An op-ed in the Washington Post a few days ago, The Dalai Lama and Arthur Brooks: All of us can break the cycle of hatred, caught my attention. It was a short piece about the deluge of angry word flying across the internet. The Dalai Lama and Brooks write:
“Human beings have a deep longing to live together in harmony. People only feel completely alive when experiencing loving bonds with one another. Everyone, of all faiths and no faith, knows this truth, and most profess it openly.
And yet people fight incessantly. Even though war is blessedly absent in most countries today, these are deeply polarized times. Words too often are delivered with contempt; philosophical differences are likened to warfare; those who simply disagree with another are deemed “enemies.” Often it is on the Internet — which was launched as a forum for unity — where people attack one another, under the cloak of anonymity.”
Their answer to defeating the growing “war of words”, especially online, is very simple:
“Respond with kindness. Want to say something insulting about people who disagree with you? Take a breath and show generosity, instead.”
As I am typing this, Twitter is aflutter with another Trump-generated outrage spin cycle about Trump’s vicious attack yesterday on the late senator, John McCain, while standing in front of Army tanks and the American flag. This spin cycle will agitate for a few days, but nothing will really change, despite a firestorm of words flying in the media, covering this latest Trump spin blitz.
Our politics very much reflects our culture and despite many anti-Trump politicians and pundits asserting, “This (meaning Trump) is not who we are,” sadly, Trump very much reflects who we are.
The truth is, in an America where good character and being truthful matters, neither of our two thoroughly corrupt 2016 presidential contenders would have been their party’s choice. If either party had any ethical standards, they would have rejected such completely mendacious candidates, who were under so heavy a cloud of corruption, and who both have glaring character flaws. We embrace a culture dominated by social media celebrity, Reality TV stardom and a news media entrenched in promoting political spin cycles. Absent this media dominated culture, neither Trump nor Hillary would have risen to the top and diligent investigative reporting in the news media would have sunk both of them.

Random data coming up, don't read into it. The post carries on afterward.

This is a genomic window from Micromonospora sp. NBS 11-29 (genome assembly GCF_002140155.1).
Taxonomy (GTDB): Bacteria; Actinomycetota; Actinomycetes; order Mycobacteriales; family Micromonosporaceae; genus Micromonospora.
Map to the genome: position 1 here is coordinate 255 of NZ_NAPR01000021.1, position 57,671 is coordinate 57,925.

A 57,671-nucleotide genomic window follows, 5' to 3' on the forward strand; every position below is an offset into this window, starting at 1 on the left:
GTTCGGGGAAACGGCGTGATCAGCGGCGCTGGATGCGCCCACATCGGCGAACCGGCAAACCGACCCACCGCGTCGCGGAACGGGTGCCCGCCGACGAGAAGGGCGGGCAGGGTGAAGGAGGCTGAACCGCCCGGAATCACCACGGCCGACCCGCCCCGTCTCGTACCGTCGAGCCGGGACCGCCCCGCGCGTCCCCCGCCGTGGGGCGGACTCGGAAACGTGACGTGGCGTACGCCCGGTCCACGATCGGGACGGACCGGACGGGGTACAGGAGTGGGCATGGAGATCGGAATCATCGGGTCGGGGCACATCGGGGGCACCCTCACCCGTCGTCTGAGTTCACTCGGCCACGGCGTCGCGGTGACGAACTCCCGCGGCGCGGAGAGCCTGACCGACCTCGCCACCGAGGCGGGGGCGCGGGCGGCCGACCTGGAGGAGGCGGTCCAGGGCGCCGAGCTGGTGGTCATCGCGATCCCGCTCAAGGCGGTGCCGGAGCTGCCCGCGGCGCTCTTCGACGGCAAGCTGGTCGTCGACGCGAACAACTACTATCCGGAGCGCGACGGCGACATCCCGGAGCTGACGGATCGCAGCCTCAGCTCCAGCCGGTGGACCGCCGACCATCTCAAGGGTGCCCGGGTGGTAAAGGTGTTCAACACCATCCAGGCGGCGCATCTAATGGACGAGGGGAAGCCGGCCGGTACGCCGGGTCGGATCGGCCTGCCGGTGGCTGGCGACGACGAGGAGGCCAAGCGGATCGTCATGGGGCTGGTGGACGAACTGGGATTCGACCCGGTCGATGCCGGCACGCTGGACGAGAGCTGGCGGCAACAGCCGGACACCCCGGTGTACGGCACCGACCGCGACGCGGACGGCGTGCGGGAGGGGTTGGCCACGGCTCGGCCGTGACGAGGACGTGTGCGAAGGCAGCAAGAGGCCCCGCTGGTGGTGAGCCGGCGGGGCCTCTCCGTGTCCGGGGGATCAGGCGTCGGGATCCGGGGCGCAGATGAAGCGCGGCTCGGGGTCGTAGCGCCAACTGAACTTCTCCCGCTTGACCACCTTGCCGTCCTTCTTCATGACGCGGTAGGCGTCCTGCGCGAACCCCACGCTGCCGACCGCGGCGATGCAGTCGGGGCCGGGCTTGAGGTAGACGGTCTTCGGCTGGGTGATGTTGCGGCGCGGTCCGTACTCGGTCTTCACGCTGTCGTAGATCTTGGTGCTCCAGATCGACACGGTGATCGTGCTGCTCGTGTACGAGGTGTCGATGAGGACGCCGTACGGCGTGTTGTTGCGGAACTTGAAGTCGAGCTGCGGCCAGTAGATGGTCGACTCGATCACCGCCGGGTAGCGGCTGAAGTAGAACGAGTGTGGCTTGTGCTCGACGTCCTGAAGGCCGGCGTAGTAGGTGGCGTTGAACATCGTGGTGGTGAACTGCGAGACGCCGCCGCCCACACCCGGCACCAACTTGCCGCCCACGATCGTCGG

You don’t need a degree in psychology or fancy clinical terms to see that both Trump and Hillary lie outrageously and they both have the disturbing habit of doubling down on their lies, even when there’s video of them saying or doing the exact thing they are denying. They launch media spin campaigns to bolster their lies rather than admit they lied.
In real life most people with even a bit of a moral compass, recognize thoroughly mendacious people like Trump and Hillary as people to be wary of and untrustworthy, but in American politics now, most Americans chose one of them to lead America…
That speaks to our American culture, where too many people prefer to jump on the latest popular spin train rather than standing up for any sort of moral principles.
Many conservatives and NeverTrumpers made their peace with Trump as POTUS, happily consoling themselves with “But Gorsuch” type rationalizations and trying to skim past the recurring Trump-instigated outrage spin cycles, like this bizarre spectacle of Trump’s attack on McCain yesterday. Likewise, many Democrats chose to ignore the obvious Clinton corruption.
How many Americans will choose to start being kind and generous when facing hostile attacks? Well, judging from a couple of decades of watching… and experiencing, social media behavior, even a few people beginning to lead this “kill them with kindness” approach, assuredly, is a welcome glimmer of hope.
The Dalai Lama and Brooks “Kill Them With Kindness” plan, naturally, resonated with me, because it’s the only way to defeat the massive SPIN information war that drives, not only American media, but also American culture.
Since 1998, I’ve wished a thousand times, and more, that I had never posted any comments online, but perhaps working toward writing less about politics and more about things that matter much more to me might be a good thing. Sometimes all it takes is a small gesture to change the tone, so I welcome the Dalai Lama and Brooks suggestion and will work to try to change the only person I can control… myself (and the tone of my blog & social media comments).